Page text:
Sweet Tea and Southern Living

Wednesday, April 18, 2012

Paint Tips

Hello my fellow friends! I want to warn you and tell you that this post is probably all over the place but FULL of painting information. So, if you are not interested in learning about paint, skip this one! HA!

When I was in college, I worked for a paint store as a "color and wall covering expert" where I learned all about paint and helped people choose custom colors for their home and projects. This really helped me and I wanted to share some of my knowledge, especially due to the fact that I have seen some false information out there about which paints to use for different projects.

I worked for Porter Paint and I think they have a wonderful product. But I am a little partial.

Flat, Eggshell, Semigloss, Gloss
The higher the sheen the more washable your paint is, which is why people use semigloss or gloss for woodwork.  Most people also prefer the Eggshell finish for their walls.

DO NOT use any harsh chemicals when cleaning painted walls or trim. A simple warm water and soap will do the trick.

Painters like to use Flat because of the way it hides imperfections... the higher the gloss the harder it is to hid

Oil vs Latex (water based)
how to tell if your paint is oil or latex... Get a cotton swab and some alcohol, if the paint becomes sticky or comes off it is Latex.
Oil does show more paint strokes and can only be cleaned with mineral spirits or paint thinner, this goes for your paint brushes as well.

Uses for oil paint-
A lot of people like oil for there trim because even though it is stinky and takes longer to dry, it dries harder and is usually more durable, which is why the experts recommend cabinetry and furniture be painted with oil based products.

If ever you try to put latex paint on top of oil, it will not stick, but you can put oil on top of latex.
Also, you can use oil based primer and go on top of that with oil or latex paint.

Anytime you are priming a surface make sure you sand it and clean it, that is key!

Why are darker colors harder to cover, or why do they take more coats of paint?
Darker colors are made with a clear base where are the lighter colors are made with a white base. This is why the color Red is so hard to paint and can take so many coats. Where as something with a white base covers better.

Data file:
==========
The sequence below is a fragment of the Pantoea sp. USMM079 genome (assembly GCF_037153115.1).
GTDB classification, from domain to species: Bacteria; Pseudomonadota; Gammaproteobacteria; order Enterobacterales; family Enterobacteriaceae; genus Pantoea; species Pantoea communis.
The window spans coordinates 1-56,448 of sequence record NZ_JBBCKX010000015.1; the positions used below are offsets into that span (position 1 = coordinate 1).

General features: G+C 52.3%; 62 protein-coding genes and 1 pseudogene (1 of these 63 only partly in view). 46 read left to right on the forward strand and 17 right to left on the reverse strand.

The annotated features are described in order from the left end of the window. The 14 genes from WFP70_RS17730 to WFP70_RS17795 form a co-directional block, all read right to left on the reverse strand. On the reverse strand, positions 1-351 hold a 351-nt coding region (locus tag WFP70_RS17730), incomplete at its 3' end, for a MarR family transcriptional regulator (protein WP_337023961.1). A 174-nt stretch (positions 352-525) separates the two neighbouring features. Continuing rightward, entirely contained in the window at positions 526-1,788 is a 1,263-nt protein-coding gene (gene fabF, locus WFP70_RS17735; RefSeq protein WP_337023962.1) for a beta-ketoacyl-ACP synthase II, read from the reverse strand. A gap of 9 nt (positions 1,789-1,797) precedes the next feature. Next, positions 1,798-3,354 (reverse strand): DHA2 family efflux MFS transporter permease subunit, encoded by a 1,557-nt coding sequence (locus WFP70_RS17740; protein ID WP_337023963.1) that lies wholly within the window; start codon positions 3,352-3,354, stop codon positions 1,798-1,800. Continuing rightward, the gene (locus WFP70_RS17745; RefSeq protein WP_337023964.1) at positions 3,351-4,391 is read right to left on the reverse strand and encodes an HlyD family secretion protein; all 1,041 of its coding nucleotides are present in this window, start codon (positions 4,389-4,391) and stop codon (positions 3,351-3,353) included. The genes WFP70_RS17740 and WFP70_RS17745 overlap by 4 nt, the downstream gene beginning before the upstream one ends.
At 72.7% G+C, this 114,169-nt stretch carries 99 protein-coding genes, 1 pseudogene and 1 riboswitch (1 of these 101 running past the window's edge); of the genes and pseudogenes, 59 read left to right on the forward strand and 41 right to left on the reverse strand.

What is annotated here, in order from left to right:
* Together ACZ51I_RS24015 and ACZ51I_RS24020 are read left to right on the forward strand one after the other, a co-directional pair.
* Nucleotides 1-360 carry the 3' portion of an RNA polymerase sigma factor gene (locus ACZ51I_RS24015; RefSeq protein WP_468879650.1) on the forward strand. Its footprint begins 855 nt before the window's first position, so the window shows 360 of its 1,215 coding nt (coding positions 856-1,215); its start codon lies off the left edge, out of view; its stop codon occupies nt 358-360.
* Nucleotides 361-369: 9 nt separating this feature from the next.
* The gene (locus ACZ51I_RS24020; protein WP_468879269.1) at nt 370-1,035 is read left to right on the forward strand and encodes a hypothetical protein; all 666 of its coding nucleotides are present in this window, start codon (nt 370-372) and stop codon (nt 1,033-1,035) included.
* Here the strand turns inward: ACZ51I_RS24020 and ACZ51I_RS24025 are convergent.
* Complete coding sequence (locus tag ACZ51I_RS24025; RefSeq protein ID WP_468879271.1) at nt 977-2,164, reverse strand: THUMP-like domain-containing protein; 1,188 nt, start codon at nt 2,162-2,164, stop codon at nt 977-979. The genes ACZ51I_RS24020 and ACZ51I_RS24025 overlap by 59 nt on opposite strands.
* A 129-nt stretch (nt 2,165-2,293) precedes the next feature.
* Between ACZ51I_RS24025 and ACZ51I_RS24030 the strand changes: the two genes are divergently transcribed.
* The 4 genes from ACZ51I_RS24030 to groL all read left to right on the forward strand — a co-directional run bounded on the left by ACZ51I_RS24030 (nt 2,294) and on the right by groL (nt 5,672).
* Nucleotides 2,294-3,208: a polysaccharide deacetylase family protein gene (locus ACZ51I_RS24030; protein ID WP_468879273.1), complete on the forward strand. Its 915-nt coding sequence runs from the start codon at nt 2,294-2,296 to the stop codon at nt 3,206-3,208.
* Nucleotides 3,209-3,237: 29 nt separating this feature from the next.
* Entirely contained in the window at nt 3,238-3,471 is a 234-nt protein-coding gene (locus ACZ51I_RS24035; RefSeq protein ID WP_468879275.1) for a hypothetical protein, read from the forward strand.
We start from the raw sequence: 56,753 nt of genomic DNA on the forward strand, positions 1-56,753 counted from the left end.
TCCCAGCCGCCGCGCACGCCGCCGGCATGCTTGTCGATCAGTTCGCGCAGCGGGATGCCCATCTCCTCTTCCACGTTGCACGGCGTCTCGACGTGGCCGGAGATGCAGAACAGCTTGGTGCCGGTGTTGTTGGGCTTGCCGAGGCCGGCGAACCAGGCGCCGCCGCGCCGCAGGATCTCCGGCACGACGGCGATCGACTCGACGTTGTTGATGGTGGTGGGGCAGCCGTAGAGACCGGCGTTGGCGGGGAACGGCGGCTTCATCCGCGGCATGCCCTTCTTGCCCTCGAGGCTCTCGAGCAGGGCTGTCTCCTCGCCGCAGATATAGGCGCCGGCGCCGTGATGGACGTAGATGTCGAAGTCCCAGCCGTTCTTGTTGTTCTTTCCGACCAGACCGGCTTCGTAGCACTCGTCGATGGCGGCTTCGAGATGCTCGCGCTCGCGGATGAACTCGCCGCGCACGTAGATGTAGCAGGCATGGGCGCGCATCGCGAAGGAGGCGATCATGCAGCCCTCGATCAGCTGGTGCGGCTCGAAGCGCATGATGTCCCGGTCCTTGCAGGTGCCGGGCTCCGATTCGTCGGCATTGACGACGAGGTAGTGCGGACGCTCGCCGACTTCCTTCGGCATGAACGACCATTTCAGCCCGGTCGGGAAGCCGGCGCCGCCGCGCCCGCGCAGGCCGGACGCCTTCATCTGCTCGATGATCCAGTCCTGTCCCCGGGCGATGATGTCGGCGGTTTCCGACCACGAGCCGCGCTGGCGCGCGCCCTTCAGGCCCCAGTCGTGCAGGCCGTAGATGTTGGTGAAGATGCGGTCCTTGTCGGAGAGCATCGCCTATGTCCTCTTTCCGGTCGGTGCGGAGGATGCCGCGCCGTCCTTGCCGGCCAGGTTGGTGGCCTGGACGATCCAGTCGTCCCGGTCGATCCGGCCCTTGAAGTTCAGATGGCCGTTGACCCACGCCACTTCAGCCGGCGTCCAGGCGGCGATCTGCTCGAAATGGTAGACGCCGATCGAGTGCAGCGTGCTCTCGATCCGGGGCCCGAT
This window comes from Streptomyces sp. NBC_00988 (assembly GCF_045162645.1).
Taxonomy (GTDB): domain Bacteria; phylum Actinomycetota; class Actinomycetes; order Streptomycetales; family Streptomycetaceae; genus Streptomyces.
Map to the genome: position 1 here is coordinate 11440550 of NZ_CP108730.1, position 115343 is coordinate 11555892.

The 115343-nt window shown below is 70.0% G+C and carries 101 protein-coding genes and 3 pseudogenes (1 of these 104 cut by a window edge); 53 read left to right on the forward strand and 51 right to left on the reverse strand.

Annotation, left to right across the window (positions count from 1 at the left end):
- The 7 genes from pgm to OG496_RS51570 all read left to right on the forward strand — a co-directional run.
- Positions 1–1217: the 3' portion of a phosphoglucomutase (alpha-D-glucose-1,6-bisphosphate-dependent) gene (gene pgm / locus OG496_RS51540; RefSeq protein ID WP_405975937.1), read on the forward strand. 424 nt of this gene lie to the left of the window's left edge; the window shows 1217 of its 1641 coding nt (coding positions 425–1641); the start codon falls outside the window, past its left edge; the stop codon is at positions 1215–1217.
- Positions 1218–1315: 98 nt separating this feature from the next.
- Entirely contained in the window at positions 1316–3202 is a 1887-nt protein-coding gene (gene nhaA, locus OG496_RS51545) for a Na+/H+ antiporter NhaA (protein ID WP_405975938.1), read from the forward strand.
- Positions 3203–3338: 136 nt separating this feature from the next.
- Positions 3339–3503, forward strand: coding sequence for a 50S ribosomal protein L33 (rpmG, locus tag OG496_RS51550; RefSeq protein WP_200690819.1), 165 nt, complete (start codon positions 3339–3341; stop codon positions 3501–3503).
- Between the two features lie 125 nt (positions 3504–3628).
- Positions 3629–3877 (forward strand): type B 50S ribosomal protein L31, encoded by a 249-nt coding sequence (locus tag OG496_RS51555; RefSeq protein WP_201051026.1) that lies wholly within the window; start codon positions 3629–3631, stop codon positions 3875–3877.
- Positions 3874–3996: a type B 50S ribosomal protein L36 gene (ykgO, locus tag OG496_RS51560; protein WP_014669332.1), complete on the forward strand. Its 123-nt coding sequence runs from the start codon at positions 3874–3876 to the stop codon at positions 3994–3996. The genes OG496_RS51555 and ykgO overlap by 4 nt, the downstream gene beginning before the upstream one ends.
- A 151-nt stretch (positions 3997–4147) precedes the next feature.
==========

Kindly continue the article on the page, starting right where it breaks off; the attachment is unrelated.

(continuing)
If you are wanting to paint a dark color like chocolate, or red etc... (unless it is out of the can Black) try having your primer tinted gray. Since primer is cheaper, and prepares your surface, it will allow for less coats of paint.

Another thing I always used to tell people is:  From the swatches... blue gets bluer and yellow gets yellower. Trust me when I say this. The customers who picked a yellow and before I had them mix it I warned them... they came back and said it was way too bright! TOLD YOU SO! Always go with a more muted yellow! Unless you like high-lighters

Samples are wonderful and worth the money of trying out a color. COLORS IN THE STORE DO NOT LOOK THE SAME IN YOUR HOME. The lighting is different, the natural light is different. If you are at the store, go to a window or take them outside to look at. When you buy a sample I recommend that you do not paint it on the wall. Here is why; colors change... all the time. Paint a piece of poster board or cardboard that way you can move it around and see how it looks on all your walls with all your furniture. And don't forget to look at the color at different times in the day because that changes the look of it too. You can have the same color in 2 rooms and it looks completely different.
Make sure you look at the bottom of the swatch. You can tell if the color will look more green, pink or yellow (especially with neutrals!) be careful of this! A lot of neutrals have a pink or green tint to them and can look poopy once they are on the wall!

Custom color match: If you have a color you want matched I would NOT take it to a big box store, simply because they stick it in the computer and that is all. You can take it to SW, Benjamin Moore or Porter, they will take the time to get the match exactly where you want it and tweak it until is is perfect for you. Plus, the paint quality is overall better.

Touch Ups- There really is no such thing. Paint gets dirty over the years, so if ever you have a few spots on the wall, it is best to paint the entire wall so you can't see spots, also make sure your sheens match!

Lets say you buy a few gallons of paint. Even though it is the same formula, it is best to mix the paint together, especially if 2 different people make it! You can get the same paint but they don't match exactly, so mix it together if you can or use it in a different wall. In other words, don't trim out with one gallon and paint the wall with another, you might be able to tell a difference.

Here is another thing to remember: There are formulas for the paint where color is added. This can help you tell if the color will lean more towards pink or yellow or green.  It is ok to ask which colorant goes into the color you choose.
Also, you can always darken a color of its too light but never lighten a color!

When painting furniture, ALWAYS sand prime and seal! I prefer to use an oil based primer with semigloss paint and then a finish coat. I have never used wax before but heard it works fairly well.

To avoid paint strokes on your walls, use a 3/4" nap roller and paint "W's", for cutting in and trim work, I prefer a good, short handled, angled brush.

I know this post was probably a little all over the place but I thought it might be helpful to share some of my knowledge. I hope this helps and gets you inspired to get some of your spring time painting projects started!

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